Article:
Sunday, January 15, 2017

Killing Prince Charming

Okay, so... the cover for THE FORESTS OF DRU isn't  *quite* ready, but here's a teaser. You guys, it's so pretty!! The good news is that the book is up for preorder now!! Just at Amazon so far, but the rest will be coming. Release date is January 24 for sure!

Our topic at the SFF Seven this week is: Burning Bridges: Killing Off Characters in Your Fiction As a Plot Point.

I'd lay money down this topic is one of Jim's. The man loves to kill off characters, I tell you.

For me... I don't like to so much. But sometimes it's necessary. A lot of times I fight it, but death in fiction, as in life, is inevitable.

I'm going to talk about my book THE MARK OF THE TALA, the first of The Twelve Kingdoms books. If you haven't read it and don't want a huge spoiler, better stop now.

Okay? All the spoiler-nervous folks fled?

(Not like they couldn't guess from the title, though.)

So, THE MARK OF THE TALA ends with Hugh, the handsome and noble prince who marries Princess Amelia just before the start of the story, dying unexpectedly and brutally. As one guy who read the book said to me, "I can't believe you killed Prince Charming!"

I've quoted him a lot on that, because it does perfectly sum up what happens - and how I also felt about it. As I wrote that book, I fought the dread all along that Hugh would die. There's a recurring premonition where Princess Andi - the heroine of the story - sees Rayfe, the hero, dead in the snow. At the end, fate twists - because Andi changes it - and Hugh dies instead.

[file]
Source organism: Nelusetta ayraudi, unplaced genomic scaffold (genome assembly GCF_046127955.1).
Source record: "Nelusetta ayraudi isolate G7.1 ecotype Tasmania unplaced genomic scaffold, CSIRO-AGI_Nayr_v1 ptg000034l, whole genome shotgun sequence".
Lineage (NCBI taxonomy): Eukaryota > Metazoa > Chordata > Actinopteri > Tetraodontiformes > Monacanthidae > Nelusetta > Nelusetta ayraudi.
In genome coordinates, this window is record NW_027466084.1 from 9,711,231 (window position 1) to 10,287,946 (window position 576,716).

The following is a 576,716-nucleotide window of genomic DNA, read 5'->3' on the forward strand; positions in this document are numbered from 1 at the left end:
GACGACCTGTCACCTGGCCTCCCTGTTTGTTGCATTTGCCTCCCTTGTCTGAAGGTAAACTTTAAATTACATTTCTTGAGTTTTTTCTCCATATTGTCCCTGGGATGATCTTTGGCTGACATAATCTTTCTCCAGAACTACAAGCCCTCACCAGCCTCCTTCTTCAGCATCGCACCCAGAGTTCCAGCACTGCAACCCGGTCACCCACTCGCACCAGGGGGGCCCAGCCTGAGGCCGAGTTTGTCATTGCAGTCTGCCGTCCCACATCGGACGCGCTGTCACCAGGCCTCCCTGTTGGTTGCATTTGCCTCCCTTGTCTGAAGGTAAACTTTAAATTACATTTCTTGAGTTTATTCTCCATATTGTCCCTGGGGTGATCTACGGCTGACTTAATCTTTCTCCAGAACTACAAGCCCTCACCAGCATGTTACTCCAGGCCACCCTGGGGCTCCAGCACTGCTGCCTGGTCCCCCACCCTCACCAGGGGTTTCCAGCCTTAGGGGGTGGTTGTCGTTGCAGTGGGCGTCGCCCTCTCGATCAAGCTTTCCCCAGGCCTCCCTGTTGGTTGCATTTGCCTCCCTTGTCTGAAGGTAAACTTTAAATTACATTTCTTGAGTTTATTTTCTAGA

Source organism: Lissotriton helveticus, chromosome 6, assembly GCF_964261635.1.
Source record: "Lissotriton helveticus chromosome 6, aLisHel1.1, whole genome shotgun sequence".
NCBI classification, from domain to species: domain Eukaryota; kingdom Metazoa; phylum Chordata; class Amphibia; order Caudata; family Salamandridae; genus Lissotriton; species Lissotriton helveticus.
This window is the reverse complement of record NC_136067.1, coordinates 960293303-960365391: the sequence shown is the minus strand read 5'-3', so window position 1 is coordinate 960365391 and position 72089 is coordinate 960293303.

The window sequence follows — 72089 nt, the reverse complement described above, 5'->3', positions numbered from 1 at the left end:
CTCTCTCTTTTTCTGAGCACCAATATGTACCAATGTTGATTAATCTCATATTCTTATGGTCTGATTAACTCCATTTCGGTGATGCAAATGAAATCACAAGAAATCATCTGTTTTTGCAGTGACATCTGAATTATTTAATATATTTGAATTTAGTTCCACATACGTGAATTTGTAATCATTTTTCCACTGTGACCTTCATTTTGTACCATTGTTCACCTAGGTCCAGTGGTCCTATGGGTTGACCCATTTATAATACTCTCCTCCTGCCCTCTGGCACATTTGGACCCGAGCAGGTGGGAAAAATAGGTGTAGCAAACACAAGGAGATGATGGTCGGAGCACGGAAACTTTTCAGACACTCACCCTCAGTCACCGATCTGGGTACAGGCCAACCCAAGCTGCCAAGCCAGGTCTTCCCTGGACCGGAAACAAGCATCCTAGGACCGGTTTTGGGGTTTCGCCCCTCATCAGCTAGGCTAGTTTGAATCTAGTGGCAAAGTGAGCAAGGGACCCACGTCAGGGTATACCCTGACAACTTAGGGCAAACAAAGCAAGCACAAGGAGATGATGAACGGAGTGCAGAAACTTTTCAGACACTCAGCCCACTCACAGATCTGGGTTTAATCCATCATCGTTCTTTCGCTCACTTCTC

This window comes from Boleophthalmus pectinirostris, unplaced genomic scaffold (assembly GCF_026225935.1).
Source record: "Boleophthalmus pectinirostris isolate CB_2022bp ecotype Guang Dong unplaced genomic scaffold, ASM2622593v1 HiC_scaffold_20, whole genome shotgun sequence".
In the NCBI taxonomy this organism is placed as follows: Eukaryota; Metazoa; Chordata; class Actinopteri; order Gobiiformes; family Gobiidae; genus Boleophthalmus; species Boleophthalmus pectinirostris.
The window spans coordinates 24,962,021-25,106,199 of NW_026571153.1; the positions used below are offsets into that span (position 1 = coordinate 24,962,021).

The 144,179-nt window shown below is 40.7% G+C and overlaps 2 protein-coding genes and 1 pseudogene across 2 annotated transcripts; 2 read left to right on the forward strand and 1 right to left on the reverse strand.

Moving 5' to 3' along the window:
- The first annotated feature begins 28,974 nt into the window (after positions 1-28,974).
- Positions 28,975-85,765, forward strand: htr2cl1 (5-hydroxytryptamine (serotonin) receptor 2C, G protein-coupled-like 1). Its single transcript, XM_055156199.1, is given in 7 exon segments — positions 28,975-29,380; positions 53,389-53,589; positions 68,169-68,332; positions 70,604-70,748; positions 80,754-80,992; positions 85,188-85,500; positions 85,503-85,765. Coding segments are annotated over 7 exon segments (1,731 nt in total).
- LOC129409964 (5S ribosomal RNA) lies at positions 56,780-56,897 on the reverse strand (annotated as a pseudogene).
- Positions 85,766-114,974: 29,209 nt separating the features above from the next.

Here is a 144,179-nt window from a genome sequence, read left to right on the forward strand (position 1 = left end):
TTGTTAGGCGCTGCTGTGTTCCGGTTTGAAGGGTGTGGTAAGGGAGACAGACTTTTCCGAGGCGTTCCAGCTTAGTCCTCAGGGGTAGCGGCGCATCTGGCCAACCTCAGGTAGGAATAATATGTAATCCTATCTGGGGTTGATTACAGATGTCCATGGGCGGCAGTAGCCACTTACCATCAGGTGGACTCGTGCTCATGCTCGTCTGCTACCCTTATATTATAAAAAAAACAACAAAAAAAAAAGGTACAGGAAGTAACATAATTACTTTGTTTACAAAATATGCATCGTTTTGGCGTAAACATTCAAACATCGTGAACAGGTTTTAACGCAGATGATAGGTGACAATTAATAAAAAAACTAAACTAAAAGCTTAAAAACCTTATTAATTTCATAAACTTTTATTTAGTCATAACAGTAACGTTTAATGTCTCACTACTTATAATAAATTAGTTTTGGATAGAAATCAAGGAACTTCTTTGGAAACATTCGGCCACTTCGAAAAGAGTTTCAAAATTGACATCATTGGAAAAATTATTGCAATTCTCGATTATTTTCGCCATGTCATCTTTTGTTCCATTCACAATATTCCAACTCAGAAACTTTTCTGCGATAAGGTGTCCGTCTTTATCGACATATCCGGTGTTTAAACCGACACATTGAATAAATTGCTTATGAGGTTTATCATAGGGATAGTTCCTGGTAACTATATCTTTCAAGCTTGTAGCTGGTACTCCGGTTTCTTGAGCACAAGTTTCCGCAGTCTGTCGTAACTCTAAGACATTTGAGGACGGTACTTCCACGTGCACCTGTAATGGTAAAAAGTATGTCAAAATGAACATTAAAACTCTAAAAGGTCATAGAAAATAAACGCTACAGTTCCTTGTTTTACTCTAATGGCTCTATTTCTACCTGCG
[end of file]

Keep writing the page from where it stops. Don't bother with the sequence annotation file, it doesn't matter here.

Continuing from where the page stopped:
It really sucked and I cried over it.

But... Prince Charming had to die. While these books do end with Happily Ever Afters, as in life, those are only for some people. Others are passing through stages of grief and loss. This series, and the continuing saga in The Uncharted Realms are all in a way about loss of innocence. Or, at least, the loss of comforting illusions. Each heroine discovers the world isn't what she thought it was. The truth she discovers is often better in ways - certainly better for her - but each much shed the old beliefs of childhood to move forward.

For all of us, that means putting Prince Charming in the grave.

Because the idea of Prince Charming is one of the most profound illusions we're told. As an archetype he borders on ridiculous - forever riding about on his white charger, hair gleaming gold in the sun and noble visage in handsome profile. He is without flaw and utterly... dull. In THE MARK OF THE TALA, Hugh's essential flaw emerges in that his nobility blinds him. He can't see past it. And, in his zeal to be Prince Charming, he is ultimately the agent of his own demise.

Love this bit from Into the Woods. "He has charm for a prince, I guess - I don't meet a wide range."